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What Our Research
Has Uncovered


Analysis Of Our
Steller Sea Lions

The Steller sea lions at the Aquarium have helped us make a number of important scientific advances, improving our understanding of:

  • The energy requirements of Steller sea lions
  • The relationship of diet to sea lion health
  • The nutritional requirements and the value of different diets (such as pollock and herring)
  • Validating methods of studying sea lions in the wild

All of these components are key to testing the nutritional stress hypothesis and enabling us to apply the results to wild populations.

Steller Sea Lions
Steller Sea Lions Credit: Andrew Trites

Effects Of Diet

The nutritional stress hypothesis considers what happens when sea lions are forced to change diets from fatty, high-energy prey, such as herring, to leaner, lower-energy fish, such as pollock. Such a shift appears to be occurring in parts of the North Pacific and lies at the heart of the nutrition stress hypothesis. Consortium researchers recorded the effects of switching the diets of sea lions on their metabolic and growth rate. Research concluded that sea lions use more energy to digest pollock over herring and squid due to the high proportion of bony material in pollock.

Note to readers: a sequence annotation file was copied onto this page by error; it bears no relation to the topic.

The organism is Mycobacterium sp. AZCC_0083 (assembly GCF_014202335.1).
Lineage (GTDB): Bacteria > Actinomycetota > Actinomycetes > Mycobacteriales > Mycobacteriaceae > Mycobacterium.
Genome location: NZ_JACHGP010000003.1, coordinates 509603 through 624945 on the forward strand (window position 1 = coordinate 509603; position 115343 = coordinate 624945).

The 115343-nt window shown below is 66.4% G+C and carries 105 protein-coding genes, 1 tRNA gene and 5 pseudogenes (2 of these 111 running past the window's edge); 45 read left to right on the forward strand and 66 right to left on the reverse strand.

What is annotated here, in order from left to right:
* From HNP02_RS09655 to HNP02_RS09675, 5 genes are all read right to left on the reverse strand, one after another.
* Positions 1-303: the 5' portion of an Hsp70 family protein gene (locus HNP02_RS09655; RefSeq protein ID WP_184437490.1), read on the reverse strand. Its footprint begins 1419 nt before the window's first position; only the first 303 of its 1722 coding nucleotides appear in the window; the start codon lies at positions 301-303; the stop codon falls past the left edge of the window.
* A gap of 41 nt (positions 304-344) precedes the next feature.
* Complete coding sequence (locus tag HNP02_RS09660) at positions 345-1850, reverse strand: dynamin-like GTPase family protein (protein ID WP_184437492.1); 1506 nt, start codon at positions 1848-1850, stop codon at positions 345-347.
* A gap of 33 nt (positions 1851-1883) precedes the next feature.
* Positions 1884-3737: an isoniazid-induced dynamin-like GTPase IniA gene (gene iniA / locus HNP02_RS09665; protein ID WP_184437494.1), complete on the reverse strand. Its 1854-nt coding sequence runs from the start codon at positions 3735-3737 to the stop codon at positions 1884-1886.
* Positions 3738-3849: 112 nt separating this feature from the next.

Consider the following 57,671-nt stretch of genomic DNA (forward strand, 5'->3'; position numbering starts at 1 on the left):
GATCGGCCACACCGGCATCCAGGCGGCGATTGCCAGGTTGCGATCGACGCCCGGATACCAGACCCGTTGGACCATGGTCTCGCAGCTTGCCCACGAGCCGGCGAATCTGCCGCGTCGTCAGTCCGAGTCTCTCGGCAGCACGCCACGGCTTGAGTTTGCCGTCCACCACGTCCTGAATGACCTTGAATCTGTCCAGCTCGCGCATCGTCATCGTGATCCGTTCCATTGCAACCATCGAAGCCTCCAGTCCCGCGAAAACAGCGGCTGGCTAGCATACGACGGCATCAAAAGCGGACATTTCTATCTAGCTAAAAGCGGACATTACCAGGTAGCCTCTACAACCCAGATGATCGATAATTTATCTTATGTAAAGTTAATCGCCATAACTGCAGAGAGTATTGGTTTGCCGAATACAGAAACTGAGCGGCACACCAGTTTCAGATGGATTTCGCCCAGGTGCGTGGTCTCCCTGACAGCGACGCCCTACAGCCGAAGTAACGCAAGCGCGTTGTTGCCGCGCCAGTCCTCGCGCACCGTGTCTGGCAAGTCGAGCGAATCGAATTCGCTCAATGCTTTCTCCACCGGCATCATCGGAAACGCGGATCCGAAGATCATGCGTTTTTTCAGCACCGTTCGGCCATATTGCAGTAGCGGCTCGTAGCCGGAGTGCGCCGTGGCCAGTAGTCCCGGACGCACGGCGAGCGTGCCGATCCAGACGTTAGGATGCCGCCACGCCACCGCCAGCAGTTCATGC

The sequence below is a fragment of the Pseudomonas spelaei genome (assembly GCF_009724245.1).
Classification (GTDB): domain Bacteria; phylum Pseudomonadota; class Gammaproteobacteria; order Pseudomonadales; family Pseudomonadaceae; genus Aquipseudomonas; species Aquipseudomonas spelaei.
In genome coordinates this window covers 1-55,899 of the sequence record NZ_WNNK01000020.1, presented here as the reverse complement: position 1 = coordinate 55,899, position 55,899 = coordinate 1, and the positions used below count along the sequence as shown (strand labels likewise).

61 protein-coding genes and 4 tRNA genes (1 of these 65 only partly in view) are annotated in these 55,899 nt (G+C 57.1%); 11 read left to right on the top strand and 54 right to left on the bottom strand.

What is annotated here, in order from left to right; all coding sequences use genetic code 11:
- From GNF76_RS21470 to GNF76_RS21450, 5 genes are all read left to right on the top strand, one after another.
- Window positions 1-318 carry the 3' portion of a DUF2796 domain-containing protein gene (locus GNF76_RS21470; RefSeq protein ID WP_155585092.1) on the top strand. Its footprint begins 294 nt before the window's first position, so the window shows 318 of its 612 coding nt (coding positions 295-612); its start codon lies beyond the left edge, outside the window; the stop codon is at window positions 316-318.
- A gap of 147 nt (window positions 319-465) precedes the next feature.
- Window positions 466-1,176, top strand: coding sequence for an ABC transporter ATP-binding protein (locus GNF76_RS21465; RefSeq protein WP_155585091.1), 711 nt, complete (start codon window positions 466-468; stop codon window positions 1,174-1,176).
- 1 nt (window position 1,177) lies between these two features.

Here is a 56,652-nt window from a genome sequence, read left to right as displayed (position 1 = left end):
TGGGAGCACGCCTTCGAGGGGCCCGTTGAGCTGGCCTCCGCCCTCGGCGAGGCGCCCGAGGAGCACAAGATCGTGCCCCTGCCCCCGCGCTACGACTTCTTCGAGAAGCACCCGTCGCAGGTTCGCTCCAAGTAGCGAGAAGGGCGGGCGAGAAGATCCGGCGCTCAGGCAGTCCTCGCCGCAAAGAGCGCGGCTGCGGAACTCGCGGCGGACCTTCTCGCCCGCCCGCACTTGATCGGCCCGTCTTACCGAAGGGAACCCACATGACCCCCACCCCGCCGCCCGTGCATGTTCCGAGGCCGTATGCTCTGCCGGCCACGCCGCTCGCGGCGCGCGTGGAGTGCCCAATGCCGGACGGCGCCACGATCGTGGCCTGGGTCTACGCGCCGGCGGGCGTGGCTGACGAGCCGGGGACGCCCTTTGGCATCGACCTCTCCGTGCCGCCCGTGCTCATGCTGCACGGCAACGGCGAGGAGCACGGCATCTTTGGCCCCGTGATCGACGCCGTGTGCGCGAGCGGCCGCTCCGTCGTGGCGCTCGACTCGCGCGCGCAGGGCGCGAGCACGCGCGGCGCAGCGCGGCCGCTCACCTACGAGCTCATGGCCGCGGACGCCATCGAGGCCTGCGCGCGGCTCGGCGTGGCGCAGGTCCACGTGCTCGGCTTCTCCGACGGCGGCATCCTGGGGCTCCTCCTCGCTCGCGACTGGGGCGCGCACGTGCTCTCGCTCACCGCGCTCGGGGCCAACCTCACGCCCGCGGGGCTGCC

Energetic Models

Traditionally, researchers rely on stomach content analysis from wild sea lions, but this is difficult to obtain. It’s also difficult to approximate conditions in the wild when researching small captive populations. A third option, the development of a bioenergetics model, was conducted by UBC’s Arliss Winship in Alaska. This estimated the amount and type of fish necessary to support each population (in effect, evaluating the nutritional stress hypothesis). A change in the energy density of a sea lion’s diet led to significant changes in the amount of fish the animal needed to eat.

Steller Sea Lions Credit: Andrew Trites
Steller Sea Lions Credit: Andrew Trites

Fasting Mechanisms